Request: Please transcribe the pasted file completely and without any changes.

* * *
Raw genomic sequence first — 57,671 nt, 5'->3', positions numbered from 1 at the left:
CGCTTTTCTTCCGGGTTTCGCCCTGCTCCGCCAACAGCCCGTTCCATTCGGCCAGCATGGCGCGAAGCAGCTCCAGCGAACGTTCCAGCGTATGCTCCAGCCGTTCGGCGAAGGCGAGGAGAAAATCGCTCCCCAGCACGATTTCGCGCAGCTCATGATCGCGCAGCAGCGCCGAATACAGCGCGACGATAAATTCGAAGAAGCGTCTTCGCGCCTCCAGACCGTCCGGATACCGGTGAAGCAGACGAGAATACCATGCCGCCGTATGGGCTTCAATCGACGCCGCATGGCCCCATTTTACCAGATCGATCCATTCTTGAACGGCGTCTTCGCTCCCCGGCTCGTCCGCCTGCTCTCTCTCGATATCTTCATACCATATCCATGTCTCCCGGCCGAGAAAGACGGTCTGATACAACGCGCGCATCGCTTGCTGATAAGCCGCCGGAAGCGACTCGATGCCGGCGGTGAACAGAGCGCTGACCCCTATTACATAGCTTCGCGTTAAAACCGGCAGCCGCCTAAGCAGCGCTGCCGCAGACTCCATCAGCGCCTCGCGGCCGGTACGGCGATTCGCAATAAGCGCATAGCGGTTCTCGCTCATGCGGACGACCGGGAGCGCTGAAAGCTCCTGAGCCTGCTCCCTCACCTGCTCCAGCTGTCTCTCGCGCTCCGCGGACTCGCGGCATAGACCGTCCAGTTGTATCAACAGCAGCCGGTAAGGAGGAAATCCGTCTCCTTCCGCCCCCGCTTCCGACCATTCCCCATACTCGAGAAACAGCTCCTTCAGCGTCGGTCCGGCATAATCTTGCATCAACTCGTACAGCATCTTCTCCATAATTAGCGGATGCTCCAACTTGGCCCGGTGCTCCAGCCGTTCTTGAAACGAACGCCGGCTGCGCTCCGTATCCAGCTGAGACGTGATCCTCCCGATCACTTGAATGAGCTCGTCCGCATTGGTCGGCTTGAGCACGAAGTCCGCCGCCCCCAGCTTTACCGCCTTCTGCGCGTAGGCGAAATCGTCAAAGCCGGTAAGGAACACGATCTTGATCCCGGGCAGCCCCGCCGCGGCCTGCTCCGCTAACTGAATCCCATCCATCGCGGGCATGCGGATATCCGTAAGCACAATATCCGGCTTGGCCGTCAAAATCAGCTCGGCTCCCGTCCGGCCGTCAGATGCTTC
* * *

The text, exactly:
Raw genomic sequence first — 57,671 nt, 5'->3', positions numbered from 1 at the left:
CGCTTTTCTTCCGGGTTTCGCCCTGCTCCGCCAACAGCCCGTTCCATTCGGCCAGCATGGCGCGAAGCAGCTCCAGCGAACGTTCCAGCGTATGCTCCAGCCGTTCGGCGAAGGCGAGGAGAAAATCGCTCCCCAGCACGATTTCGCGCAGCTCATGATCGCGCAGCAGCGCCGAATACAGCGCGACGATAAATTCGAAGAAGCGTCTTCGCGCCTCCAGACCGTCCGGATACCGGTGAAGCAGACGAGAATACCATGCCGCCGTATGGGCTTCAATCGACGCCGCATGGCCCCATTTTACCAGATCGATCCATTCTTGAACGGCGTCTTCGCTCCCCGGCTCGTCCGCCTGCTCTCTCTCGATATCTTCATACCATATCCATGTCTCCCGGCCGAGAAAGACGGTCTGATACAACGCGCGCATCGCTTGCTGATAAGCCGCCGGAAGCGACTCGATGCCGGCGGTGAACAGAGCGCTGACCCCTATTACATAGCTTCGCGTTAAAACCGGCAGCCGCCTAAGCAGCGCTGCCGCAGACTCCATCAGCGCCTCGCGGCCGGTACGGCGATTCGCAATAAGCGCATAGCGGTTCTCGCTCATGCGGACGACCGGGAGCGCTGAAAGCTCCTGAGCCTGCTCCCTCACCTGCTCCAGCTGTCTCTCGCGCTCCGCGGACTCGCGGCATAGACCGTCCAGTTGTATCAACAGCAGCCGGTAAGGAGGAAATCCGTCTCCTTCCGCCCCCGCTTCCGACCATTCCCCATACTCGAGAAACAGCTCCTTCAGCGTCGGTCCGGCATAATCTTGCATCAACTCGTACAGCATCTTCTCCATAATTAGCGGATGCTCCAACTTGGCCCGGTGCTCCAGCCGTTCTTGAAACGAACGCCGGCTGCGCTCCGTATCCAGCTGAGACGTGATCCTCCCGATCACTTGAATGAGCTCGTCCGCATTGGTCGGCTTGAGCACGAAGTCCGCCGCCCCCAGCTTTACCGCCTTCTGCGCGTAGGCGAAATCGTCAAAGCCGGTAAGGAACACGATCTTGATCCCGGGCAGCCCCGCCGCGGCCTGCTCCGCTAACTGAATCCCATCCATCGCGGGCATGCGGATATCCGTAAGCACAATATCCGGCTTGGCCGTCAAAATCAGCTCGGCTCCCGTCCGGCCGTCAGATGCTTC